Thoughtful Indulgence

While the modern gentleman certainly appreciates some quality down time for a massage, a drink and a cigar, or a good, mindless, sporting event, what really distinguishes him is his consideration for others and, perhaps even more importantly, the realization that the world is a big complex place and, alas, does not revolve around him.

There will always be something unattractive about the spoiled man or women who is focused on the self-indulgences of the moment, and loses sight – perhaps by design – of the incredibly complex, often difficult, and maddening world around us. Your moment of pleasure is usually made possible by someone else’s drudgery, often for low wages; this might be the dishwasher in the restaurant in which you are feasting, the maid in your five star hotel, the clerk in the cigar store, or the person washing the towels at your spa. Especially while indulging himself, a gentleman is considerate of those who make such indulgences possible. A smart prince of the city realizes how precariously he wears his crown.

It’s important to realize that indulgence does not have to mean mindless excess. A great meal can leave you feeling satisfied without feeling stuffed. Bigger is not better: Indulgence that you really enjoy is about quality, not quantity. Enjoy one really good drink at a leisurely pace – so much more pleasurable than throwing down drinks like a frat boy on Spring Break. In fact, adult indulgence is an acquired skill, and distinguishes the gentleman from the obnoxious and flashy conspicuous consumers. As usual the question is about substance versus appearances. Are you doing something because you really want to, or because others expect it? Because you enjoy it, or to impress others? Pleasure is about introspection and honesty – what really makes you genuinely happy?

The key to indulgence is to reward yourself for some challenging, but achievable, attainment. The indulgence should be modest in proportion to the achievement. Especially, it should not overwhelm the achievement, in keeping with a gentleman’s sense of modesty. This is especially true in exercise related rewards; a mile run only burns X calories, so if you have a milkshake to celebrate, you’ve consumed Y calories more than you’ve burned. In celebrating financial victories, a 1% indulgence is probably appropriate; a $100,000 bonus means that $1,000 can be blown on a fine dinner, good champagne, the best cigar you’ve ever had, and a room at the Ritz for you and your better half. If you’re feeling particularly virtuous, give away half of the $1,000 to one of your favorite causes; donating to something that gives you pleasure can also be an indulgence.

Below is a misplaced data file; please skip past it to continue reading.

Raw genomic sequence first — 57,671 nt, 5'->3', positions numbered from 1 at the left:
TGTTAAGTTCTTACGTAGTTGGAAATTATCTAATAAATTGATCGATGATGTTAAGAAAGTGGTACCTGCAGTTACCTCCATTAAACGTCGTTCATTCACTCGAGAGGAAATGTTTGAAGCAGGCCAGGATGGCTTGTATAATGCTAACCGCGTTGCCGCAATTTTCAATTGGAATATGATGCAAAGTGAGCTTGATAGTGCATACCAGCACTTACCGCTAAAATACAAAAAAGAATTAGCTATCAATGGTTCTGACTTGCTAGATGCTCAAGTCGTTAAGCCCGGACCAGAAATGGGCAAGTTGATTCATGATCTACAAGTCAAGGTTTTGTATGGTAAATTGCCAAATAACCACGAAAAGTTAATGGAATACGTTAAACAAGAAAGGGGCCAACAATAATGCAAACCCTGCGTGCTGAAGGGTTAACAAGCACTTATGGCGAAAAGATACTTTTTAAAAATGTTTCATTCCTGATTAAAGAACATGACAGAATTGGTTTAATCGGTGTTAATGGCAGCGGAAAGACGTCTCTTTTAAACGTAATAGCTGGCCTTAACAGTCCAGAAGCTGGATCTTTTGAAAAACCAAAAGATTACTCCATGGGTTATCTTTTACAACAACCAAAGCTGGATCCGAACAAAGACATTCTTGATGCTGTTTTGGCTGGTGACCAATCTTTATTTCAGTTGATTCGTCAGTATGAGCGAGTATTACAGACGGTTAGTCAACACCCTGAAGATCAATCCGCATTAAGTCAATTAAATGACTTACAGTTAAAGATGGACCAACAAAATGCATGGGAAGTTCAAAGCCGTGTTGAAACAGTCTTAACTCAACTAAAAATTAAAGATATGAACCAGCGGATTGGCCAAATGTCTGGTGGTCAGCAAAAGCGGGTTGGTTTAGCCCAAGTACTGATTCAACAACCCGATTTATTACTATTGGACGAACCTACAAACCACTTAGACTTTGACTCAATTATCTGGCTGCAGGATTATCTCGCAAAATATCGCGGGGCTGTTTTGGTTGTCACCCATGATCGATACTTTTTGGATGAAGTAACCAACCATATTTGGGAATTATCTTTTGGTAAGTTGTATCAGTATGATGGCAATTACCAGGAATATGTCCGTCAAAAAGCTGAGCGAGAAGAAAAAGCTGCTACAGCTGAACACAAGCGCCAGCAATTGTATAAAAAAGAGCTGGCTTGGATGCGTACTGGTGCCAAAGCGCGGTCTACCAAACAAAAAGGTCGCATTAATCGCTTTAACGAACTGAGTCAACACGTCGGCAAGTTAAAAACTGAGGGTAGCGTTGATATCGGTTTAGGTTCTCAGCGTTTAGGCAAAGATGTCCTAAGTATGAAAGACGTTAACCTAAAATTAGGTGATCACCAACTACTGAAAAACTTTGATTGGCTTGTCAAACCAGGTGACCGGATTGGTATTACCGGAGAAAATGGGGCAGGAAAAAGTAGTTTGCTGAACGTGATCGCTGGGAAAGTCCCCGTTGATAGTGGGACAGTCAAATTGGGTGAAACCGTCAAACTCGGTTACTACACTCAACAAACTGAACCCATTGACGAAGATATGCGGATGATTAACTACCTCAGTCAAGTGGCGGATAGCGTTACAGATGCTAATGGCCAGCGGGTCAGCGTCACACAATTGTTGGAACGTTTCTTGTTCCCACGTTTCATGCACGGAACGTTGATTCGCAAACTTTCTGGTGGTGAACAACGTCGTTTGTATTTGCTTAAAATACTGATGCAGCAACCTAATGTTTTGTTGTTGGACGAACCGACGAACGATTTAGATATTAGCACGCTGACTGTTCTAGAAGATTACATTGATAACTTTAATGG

It’s important to remember how much fun small pleasures can be; a top of the line cigar can be had for $15; $50 should buy an excellent champagne. But if you really enjoy the sweet Italian champagne for $12, that’s the one you should buy. Giving $20 to the gentle street person you walk by everyday will provide as much pleasure for you as for him.

Indulgence requires skill and experience; pleasure might seem much more like pain if you find yourself trapped at a small table at an expensive restaurant feeling pressure to buy overpriced food and drink. An expensive call girl who makes you nervous – about VD, among other things – or guilty, is not a pleasure. Sometimes an indulgence does not require spending any money. Getting an extra hour of sleep for someone who is always sleep deprived can be a real pleasure; a day without any computers for the perpetually plugged in might be a refreshing indulgence. Or a meal that you don’t have to rush through.

Discovering true pleasure – and how different it can be from conspicuous consumption – is an important step on the road to becoming a real gentleman.

There is a myth that women are only now just starting to shed their selflessness for the joys of self-indulgence. This following advice to middle aged women from an article in Time magazine is standard fare:

Be selfish. After years of nurturing and caring for others, you’ve earned the right to put yourself first. It’s okay to have a facial, travel by yourself, or have a relationship without a wedding ring. (Time, page 61, May 16, 2005)

You must be kidding – women have to be told that its okay to have a facial? Women have been the queens of pampering for many years, and far more so than men, as the endless nail salons across the country will attest. Manicures, pedicures, massages, fancy hair treatments, shopping trips, expensive jewelry, fantasy weddings, girls night’s out, making reservations instead of dinner – affluent women across America are no strangers to self indulgence. And given that one third of all babies are born to unmarried women, it would seem that they have pretty well mastered the part about relationships without wedding rings.

To a large extent this indulgence is fueled by the availability of foreign born women who are willing to make a living by providing the personal services as manicurists, maids, masseuses, hairdressers, shop clerks, nannies, etc.

And in their interpersonal relations, it is much more common for men to indulge women than vice-versa, although this situation will usually reverse itself in the bedroom.

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